Political and budgetary troubles have had profound economic effects in states such as Louisiana, which slashed spending on higher education more forcefully than all but one other state since the recession. That reduction in the state subsidy has forced Louisiana community colleges to nearly double tuition in the past decade when adjusted for inflation. Higher tuition costs can’t help but reduce the public’s access to what is “supposed to be the open door, the most affordable” option, Reed said.
Ironically, Louisiana’s reduced financial support for higher education came even as state officials there set a goal of having 60 percent of Louisiana adults possess a college degree or certificate by 2030. That’s ambitious: As of 2017, almost half of Louisiana’s population hadn’t taken a single college course. Nationwide, 63 percent of Americans have at least some college credits.
But Louisiana and many other states are setting higher educational goals because employers increasingly demand workers with higher skills. One 2016 study found that 99 percent of the jobs created in the economic recovery went to workers with at least some college education.
Should the Feds Make College More Affordable?
Some of the holes left by state disinvestment have been filled by federal dollars. The federal government already spends more than $90 billion on higher education, mostly in the form of grants, veterans’ education benefits, tax breaks, and subsidies for student loans, according to the Congressional Budget Office.
Now, numerous political candidates, ranging from Democratic presidential hopefuls to Republican senatorial candidates, are proposing that the federal government step it up by, for example, forgiving tens of billions of dollars worth of federal student loans. In addition, many candidates across the political spectrum have proposed providing enough federal financial support so that certain types of colleges would be free.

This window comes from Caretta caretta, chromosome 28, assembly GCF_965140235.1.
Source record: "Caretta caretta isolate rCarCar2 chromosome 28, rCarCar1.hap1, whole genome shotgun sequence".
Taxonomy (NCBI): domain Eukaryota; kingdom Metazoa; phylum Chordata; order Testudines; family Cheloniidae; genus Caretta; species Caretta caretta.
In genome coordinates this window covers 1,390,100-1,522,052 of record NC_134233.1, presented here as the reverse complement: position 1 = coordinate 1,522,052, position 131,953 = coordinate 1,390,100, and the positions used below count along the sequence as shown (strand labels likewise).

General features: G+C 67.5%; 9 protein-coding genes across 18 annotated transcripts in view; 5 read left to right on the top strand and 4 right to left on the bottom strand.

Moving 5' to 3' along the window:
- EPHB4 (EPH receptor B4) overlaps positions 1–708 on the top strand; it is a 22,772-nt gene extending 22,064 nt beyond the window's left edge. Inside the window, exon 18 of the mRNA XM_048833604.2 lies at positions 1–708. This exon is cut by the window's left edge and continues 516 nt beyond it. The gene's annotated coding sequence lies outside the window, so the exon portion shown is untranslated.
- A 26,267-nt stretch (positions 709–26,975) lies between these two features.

But the very idea of federal spending on higher education isn’t universally agreed upon. McCluskey echoed the Cato Institute’s general stance that the U.S. Constitution doesn’t grant the federal government a role in higher education. He favors dismantling the U.S. Department of Education, a recurring theme in conservative corners (and a policy plank former GOP President Ronald Reagan pursued without success).
McCluskey also argued that more federal spending would be wasteful because it would lead to higher costs for college students.
“Colleges in part raise their prices because they can,” he said.
McCluskey cited the controversial Bennett Hypothesis, put forward in the 1980s by former U.S. Secretary of Education William J. Bennett, which theorizes that federal spending increases tuition. Research since then has found, at most, only a modest connection between increases in financial aid and tuition, however.
The Politics of Accountability
Other higher education policies are also being affected by long-running philosophical debates, such as those over the fundamental purpose of higher education. Should colleges focus on producing productive workers or “good” citizens?
One example: the way politics has impacted efforts to ensure students that their time in college will have some sort of earnings payoff. The Obama administration imposed tough accountability rules on for-profit career training programs that left alumni with student loans a high proportion couldn’t pay back.
The Trump administration has since then rolled many of those rules back. It has instead started publishing data showing the labor market outcomes for students from all types of higher education programs, in the hopes that students would vote with their feet and reward the programs with the best economic outcomes.
“How do we even distinguish which programs are the vocational ones and which aren’t, when the liberal arts are saying: ‘Take our program and you’ll get a job because you’ve learned how to think,’” McCluskey asked.
With election season in full swing and U.S. higher-education debt larger than the economy of Spain, it remains to be seen whether the federal role in education is due for a seismic shift. Whatever the outcome, expect plenty of political rumblings as we head closer to Decision Day 2020.